A new emissary from Earth is set to parachute onto Mars May 25, making it the first craft to land on the Red Planet’s north polar region.
NASA’s $386-million Phoenix Mars Lander features a robotic arm — similar to a backhoe — that will dig trenches up to half a meter deep in the frigid soil, scraping and scooping up samples of ice that previous satellite studies indicate lie just a few centimeters beneath the surface. Phoenix will deliver those samples to onboard detectors — eight miniature ovens, four laboratory wet cells and a mass spectrometer — to determine if the region contains water, complex organic compounds and sources of energy that might support life.
Phoenix got its moniker because it inherited instruments from the Mars Surveyor Lander, canceled in 2000, as well as detectors similar to those on the Mars Polar Lander, lost in 1999. Scheduled to land at 68° N, the latitude of northern Alaska, Phoenix will function for three months but might last twice as long, until the shorter, colder days of winter hamper the solar-powered craft.
In searching for a current habitat on the Red Planet, Phoenix revives an endeavor attempted with the 1976 Viking missions. However, Phoenix’s ovens slowly heat ice samples up to 1,000° Celsius, whereas Viking flash-heated material to 500° C. The expanded temperature range is critical for identifying various organic compounds and monitoring the transition from solid to liquid to gas, notes Phoenix’s principal investigator, Peter Smith of the University of Arizona in Tucson.
Those materials that vaporize at temperatures from about 300° C to 600° C “could be the complex organic compounds we’re looking for,” Smith says. Vaporization at higher temperatures may signify organic compounds delivered to the Martian surface by asteroids or comets.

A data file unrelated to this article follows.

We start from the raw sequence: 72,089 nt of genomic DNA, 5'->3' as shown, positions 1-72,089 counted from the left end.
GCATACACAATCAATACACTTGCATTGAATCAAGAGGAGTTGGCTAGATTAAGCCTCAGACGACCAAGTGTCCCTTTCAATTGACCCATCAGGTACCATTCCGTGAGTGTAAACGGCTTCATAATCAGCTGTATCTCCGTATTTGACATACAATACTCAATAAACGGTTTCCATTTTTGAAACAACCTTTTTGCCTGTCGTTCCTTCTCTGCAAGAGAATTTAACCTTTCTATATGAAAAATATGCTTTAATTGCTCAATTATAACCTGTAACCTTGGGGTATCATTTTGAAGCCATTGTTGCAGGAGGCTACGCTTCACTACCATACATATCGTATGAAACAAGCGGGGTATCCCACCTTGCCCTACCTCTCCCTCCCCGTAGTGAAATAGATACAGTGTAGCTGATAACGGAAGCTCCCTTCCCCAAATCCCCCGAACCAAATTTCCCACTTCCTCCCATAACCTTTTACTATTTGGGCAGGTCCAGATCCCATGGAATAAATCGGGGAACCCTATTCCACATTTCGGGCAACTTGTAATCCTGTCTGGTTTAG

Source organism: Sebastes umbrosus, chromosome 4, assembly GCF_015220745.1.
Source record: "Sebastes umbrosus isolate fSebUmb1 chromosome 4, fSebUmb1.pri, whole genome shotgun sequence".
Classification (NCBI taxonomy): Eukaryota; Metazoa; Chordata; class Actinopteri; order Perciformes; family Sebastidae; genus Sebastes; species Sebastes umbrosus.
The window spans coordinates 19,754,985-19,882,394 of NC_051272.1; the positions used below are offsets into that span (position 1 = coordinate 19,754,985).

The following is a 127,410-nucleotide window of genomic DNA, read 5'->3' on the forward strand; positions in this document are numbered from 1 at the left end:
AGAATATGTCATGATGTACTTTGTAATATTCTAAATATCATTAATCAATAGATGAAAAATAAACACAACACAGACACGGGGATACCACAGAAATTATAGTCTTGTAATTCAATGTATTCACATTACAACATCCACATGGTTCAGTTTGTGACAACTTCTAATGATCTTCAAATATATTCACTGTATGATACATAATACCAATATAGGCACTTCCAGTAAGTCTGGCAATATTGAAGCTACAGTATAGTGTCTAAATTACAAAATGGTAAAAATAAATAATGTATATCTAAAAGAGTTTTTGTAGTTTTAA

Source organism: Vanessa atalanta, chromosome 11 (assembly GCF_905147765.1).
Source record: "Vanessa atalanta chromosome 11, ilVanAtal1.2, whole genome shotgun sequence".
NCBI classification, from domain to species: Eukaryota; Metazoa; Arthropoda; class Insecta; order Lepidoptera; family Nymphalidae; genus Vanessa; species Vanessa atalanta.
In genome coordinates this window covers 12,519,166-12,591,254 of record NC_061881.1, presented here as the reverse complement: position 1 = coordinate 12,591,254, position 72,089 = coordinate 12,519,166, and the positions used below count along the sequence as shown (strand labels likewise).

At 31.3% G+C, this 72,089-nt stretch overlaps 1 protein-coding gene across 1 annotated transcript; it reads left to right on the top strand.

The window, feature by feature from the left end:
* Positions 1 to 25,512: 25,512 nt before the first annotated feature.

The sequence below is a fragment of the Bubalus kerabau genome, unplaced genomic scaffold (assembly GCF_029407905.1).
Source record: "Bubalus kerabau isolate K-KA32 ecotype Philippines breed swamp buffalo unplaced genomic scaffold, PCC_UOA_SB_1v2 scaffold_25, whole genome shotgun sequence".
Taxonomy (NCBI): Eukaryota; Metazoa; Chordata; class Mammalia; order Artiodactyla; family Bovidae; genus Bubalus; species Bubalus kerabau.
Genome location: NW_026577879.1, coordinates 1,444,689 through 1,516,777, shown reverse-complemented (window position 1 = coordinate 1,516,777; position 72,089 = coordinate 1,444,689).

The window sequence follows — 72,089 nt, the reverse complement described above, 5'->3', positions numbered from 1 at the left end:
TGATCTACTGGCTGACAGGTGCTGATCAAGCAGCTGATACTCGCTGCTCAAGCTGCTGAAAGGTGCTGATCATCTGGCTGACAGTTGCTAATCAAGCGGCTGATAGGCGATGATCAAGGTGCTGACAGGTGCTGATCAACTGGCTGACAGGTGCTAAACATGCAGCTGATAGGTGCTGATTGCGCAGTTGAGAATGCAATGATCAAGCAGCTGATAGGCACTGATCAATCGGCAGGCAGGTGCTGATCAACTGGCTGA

Compared to the Viking missions, which assumed that Mars harbored life, “we are just looking for a habitable zone,” says Smith. “We don’t measure DNA. We don’t measure proteins.”
“The likelihood that life is present in the near surface is next to nil due to the nasty radiation environment,” comments John Mustard of BrownUniversity in Providence, R.I. “It’s best to build first towards habitability — when, where and how — and then move toward life detection on the basis of those results.” Phoenix “is not sexy in that it does not look for microbes, but it’s very important.”
Like a pair of eyes, twin cameras atop the craft’s 2-meter-long mast will provide a 3-D infrared and visible-light panorama of the arctic terrain that shows features as small as a few millimeters across. Optical and atomic-force microscopes will take close-ups of soil and water-ice samples, recording features as small as one-hundredth the width of a human hair — the tiniest details ever taken on the Red Planet.
Shooting lasers into the Martian atmosphere, Phoenix will examine its density and composition up to 20 kilometers in altitude. The data will provide information about the formation, duration and movement of clouds, fog and dust plumes.